Blueberries have gotten a lot of attention for their content of resveretrol, the compound that can turn on genes that favor longevity, but that’s not all that blueberries seem to offer to someone looking to age against the machine. Recent research publishing the Journal of Nutrition has found benefits from blueberries not only for general aging but for control of blood sugar and vascular disease as well. Read the rest of this entry »
Archive for the ‘anti-aging’ Category
Resveratrol shows promise as a great anti-aging compound, which is why we’ve talked about it several times. It’s found naturally in red wine as well as grapes and peanuts, and is now available in most vitamin stores as a supplement. However, some experts think it’s very difficult to get enough resveratrol into your system to have any sort of meaningful result. There is new research on resveratrol showing more benefits, and calling into question just how much is beneficial.
In 1819 when German analytical chemist Friedrich Ferdinand Runge was hard at work in his lab on the way to becoming the first person to isolate caffeine from coffee, he likely thought nothing of the Ethiopians who first cultivated the plant. He also likely gave little thought to the 15th century Sufist monks who cultivated and brewed coffee as a medicinal. He did, no doubt, have in mind how coffee had already become a ubiquitous breakfast beverage in much of the world.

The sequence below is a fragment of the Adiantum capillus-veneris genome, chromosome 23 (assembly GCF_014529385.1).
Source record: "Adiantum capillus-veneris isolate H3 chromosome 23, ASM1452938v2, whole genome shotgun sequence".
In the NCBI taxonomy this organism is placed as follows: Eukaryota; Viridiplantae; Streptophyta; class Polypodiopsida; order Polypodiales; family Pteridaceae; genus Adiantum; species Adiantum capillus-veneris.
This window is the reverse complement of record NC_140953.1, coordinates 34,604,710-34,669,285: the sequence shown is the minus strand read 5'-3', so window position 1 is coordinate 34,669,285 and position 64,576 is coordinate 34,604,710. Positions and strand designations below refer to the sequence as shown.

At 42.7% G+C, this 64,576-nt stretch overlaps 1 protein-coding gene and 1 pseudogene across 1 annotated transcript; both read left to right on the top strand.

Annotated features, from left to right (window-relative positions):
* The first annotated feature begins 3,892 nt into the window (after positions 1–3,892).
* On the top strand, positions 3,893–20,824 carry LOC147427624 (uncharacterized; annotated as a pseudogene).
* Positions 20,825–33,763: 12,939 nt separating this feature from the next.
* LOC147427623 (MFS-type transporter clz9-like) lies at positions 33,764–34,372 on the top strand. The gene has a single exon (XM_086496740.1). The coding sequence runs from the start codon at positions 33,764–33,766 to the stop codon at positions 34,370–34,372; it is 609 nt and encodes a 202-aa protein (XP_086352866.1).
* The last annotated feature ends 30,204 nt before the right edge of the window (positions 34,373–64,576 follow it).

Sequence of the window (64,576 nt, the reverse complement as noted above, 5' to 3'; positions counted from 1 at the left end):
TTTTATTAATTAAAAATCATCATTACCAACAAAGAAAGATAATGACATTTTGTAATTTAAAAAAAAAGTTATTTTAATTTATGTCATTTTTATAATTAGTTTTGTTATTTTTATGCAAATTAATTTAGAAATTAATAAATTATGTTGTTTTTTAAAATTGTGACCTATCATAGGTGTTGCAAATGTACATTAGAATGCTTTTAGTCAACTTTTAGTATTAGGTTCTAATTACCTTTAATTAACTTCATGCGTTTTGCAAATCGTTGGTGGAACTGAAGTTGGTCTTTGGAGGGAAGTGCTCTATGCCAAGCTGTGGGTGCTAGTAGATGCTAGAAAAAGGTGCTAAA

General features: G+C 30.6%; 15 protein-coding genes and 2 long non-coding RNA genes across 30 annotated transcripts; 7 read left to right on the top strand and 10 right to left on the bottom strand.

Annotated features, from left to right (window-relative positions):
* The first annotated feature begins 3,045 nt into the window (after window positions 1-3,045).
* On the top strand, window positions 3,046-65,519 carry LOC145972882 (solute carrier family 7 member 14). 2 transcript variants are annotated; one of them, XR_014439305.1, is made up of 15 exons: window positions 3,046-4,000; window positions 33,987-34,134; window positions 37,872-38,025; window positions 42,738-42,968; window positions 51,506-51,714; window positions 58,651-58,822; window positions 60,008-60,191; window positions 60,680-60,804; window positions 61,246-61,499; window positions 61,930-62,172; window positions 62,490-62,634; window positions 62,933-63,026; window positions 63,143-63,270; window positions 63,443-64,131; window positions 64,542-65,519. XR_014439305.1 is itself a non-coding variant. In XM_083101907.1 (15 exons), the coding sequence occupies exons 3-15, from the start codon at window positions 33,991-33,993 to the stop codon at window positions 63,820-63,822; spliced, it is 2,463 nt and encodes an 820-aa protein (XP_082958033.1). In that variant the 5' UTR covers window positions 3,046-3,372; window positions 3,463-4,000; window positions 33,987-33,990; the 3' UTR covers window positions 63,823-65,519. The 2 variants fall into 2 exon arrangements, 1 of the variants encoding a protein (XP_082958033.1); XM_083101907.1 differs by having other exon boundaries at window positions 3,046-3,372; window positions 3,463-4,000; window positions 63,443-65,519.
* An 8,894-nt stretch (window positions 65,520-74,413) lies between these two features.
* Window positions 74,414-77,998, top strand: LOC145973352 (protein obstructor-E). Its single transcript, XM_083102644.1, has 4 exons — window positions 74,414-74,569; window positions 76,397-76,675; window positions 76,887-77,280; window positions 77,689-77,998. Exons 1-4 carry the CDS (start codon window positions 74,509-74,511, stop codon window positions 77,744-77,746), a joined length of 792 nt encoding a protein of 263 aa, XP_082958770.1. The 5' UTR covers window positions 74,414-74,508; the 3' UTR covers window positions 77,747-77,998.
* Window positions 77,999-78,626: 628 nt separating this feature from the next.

Making this new discovery, Runge and his good friend Goethe were no doubt as excited as researchers publishing in the recent special issue of the Journal of Alzheimer’s Disease focused entirely on the effects of caffeine on neurologic diseases. Read the rest of this entry »
We’ve talked a lot about the benefits of berries and grapes thanks to their high concentrations of resveratrol, a compound that activates longevity chemistry at the cellular level. Researchers at the University of Michigan have been taking a harder look at grapes and found that the benefits may run deeper than just longevity. Read the rest of this entry »
We’ve talked before about how too little sleep can result in memory problems, depression, appetite control issues, an increased risk of cancer, and increases in visceral fat. Even normal levels of sleep paired with eating in the middle of the night can cause weight gain. Today we have more news about sleep; and if you don’t get enough, it is not good news.